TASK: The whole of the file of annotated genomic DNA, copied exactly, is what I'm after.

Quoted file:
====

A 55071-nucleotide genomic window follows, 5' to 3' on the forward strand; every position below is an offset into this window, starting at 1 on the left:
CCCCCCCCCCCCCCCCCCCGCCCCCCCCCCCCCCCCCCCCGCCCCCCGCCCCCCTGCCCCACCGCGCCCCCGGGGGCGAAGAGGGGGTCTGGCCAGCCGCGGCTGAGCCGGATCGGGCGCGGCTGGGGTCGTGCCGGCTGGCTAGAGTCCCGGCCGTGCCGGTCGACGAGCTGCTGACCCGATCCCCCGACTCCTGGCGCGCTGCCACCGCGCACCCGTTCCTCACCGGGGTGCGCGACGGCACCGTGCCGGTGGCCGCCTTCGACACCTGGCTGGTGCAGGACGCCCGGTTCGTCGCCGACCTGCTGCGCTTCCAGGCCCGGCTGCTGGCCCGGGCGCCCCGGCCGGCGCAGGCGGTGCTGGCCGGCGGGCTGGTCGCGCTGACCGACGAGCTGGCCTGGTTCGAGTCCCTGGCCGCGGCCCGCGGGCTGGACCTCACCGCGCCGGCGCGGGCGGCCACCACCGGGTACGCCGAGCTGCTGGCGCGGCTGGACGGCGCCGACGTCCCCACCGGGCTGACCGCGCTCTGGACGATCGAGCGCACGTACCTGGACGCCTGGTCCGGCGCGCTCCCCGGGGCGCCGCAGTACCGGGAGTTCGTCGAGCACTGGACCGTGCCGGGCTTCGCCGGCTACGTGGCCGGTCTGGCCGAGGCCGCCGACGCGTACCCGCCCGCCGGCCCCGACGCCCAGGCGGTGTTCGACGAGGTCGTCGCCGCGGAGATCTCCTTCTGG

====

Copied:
A 55071-nucleotide genomic window follows, 5' to 3' on the forward strand; every position below is an offset into this window, starting at 1 on the left:
CCCCCCCCCCCCCCCCCCCGCCCCCCCCCCCCCCCCCCCCGCCCCCCGCCCCCCTGCCCCACCGCGCCCCCGGGGGCGAAGAGGGGGTCTGGCCAGCCGCGGCTGAGCCGGATCGGGCGCGGCTGGGGTCGTGCCGGCTGGCTAGAGTCCCGGCCGTGCCGGTCGACGAGCTGCTGACCCGATCCCCCGACTCCTGGCGCGCTGCCACCGCGCACCCGTTCCTCACCGGGGTGCGCGACGGCACCGTGCCGGTGGCCGCCTTCGACACCTGGCTGGTGCAGGACGCCCGGTTCGTCGCCGACCTGCTGCGCTTCCAGGCCCGGCTGCTGGCCCGGGCGCCCCGGCCGGCGCAGGCGGTGCTGGCCGGCGGGCTGGTCGCGCTGACCGACGAGCTGGCCTGGTTCGAGTCCCTGGCCGCGGCCCGCGGGCTGGACCTCACCGCGCCGGCGCGGGCGGCCACCACCGGGTACGCCGAGCTGCTGGCGCGGCTGGACGGCGCCGACGTCCCCACCGGGCTGACCGCGCTCTGGACGATCGAGCGCACGTACCTGGACGCCTGGTCCGGCGCGCTCCCCGGGGCGCCGCAGTACCGGGAGTTCGTCGAGCACTGGACCGTGCCGGGCTTCGCCGGCTACGTGGCCGGTCTGGCCGAGGCCGCCGACGCGTACCCGCCCGCCGGCCCCGACGCCCAGGCGGTGTTCGACGAGGTCGTCGCCGCGGAGATCTCCTTCTGG